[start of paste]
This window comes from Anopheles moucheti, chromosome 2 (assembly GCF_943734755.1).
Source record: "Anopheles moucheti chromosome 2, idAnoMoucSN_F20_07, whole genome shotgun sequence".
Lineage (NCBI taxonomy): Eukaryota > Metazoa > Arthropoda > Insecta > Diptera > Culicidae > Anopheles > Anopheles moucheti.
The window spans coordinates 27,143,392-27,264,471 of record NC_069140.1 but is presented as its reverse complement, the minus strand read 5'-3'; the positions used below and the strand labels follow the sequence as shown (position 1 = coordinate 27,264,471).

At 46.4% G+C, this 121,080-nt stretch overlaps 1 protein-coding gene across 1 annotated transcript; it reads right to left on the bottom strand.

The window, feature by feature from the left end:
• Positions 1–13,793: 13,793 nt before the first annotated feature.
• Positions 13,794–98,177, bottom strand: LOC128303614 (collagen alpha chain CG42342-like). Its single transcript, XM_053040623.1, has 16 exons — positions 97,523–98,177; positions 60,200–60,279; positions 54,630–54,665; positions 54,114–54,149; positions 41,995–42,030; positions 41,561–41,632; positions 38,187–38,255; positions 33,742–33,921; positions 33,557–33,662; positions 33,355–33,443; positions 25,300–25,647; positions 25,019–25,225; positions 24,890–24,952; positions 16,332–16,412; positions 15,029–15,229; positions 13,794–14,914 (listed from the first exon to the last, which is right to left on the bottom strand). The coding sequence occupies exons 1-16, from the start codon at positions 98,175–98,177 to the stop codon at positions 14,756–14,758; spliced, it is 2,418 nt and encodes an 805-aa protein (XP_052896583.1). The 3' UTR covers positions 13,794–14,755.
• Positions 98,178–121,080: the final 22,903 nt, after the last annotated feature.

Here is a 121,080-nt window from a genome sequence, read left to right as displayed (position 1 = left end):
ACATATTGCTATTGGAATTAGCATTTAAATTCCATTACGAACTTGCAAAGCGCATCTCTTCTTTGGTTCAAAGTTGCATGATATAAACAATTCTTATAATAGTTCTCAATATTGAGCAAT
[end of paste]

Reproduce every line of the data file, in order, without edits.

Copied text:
This window comes from Anopheles moucheti, chromosome 2 (assembly GCF_943734755.1).
Source record: "Anopheles moucheti chromosome 2, idAnoMoucSN_F20_07, whole genome shotgun sequence".
Lineage (NCBI taxonomy): Eukaryota > Metazoa > Arthropoda > Insecta > Diptera > Culicidae > Anopheles > Anopheles moucheti.
The window spans coordinates 27,143,392-27,264,471 of record NC_069140.1 but is presented as its reverse complement, the minus strand read 5'-3'; the positions used below and the strand labels follow the sequence as shown (position 1 = coordinate 27,264,471).

At 46.4% G+C, this 121,080-nt stretch overlaps 1 protein-coding gene across 1 annotated transcript; it reads right to left on the bottom strand.

The window, feature by feature from the left end:
• Positions 1–13,793: 13,793 nt before the first annotated feature.
• Positions 13,794–98,177, bottom strand: LOC128303614 (collagen alpha chain CG42342-like). Its single transcript, XM_053040623.1, has 16 exons — positions 97,523–98,177; positions 60,200–60,279; positions 54,630–54,665; positions 54,114–54,149; positions 41,995–42,030; positions 41,561–41,632; positions 38,187–38,255; positions 33,742–33,921; positions 33,557–33,662; positions 33,355–33,443; positions 25,300–25,647; positions 25,019–25,225; positions 24,890–24,952; positions 16,332–16,412; positions 15,029–15,229; positions 13,794–14,914 (listed from the first exon to the last, which is right to left on the bottom strand). The coding sequence occupies exons 1-16, from the start codon at positions 98,175–98,177 to the stop codon at positions 14,756–14,758; spliced, it is 2,418 nt and encodes an 805-aa protein (XP_052896583.1). The 3' UTR covers positions 13,794–14,755.
• Positions 98,178–121,080: the final 22,903 nt, after the last annotated feature.

Here is a 121,080-nt window from a genome sequence, read left to right as displayed (position 1 = left end):
ACATATTGCTATTGGAATTAGCATTTAAATTCCATTACGAACTTGCAAAGCGCATCTCTTCTTTGGTTCAAAGTTGCATGATATAAACAATTCTTATAATAGTTCTCAATATTGAGCAAT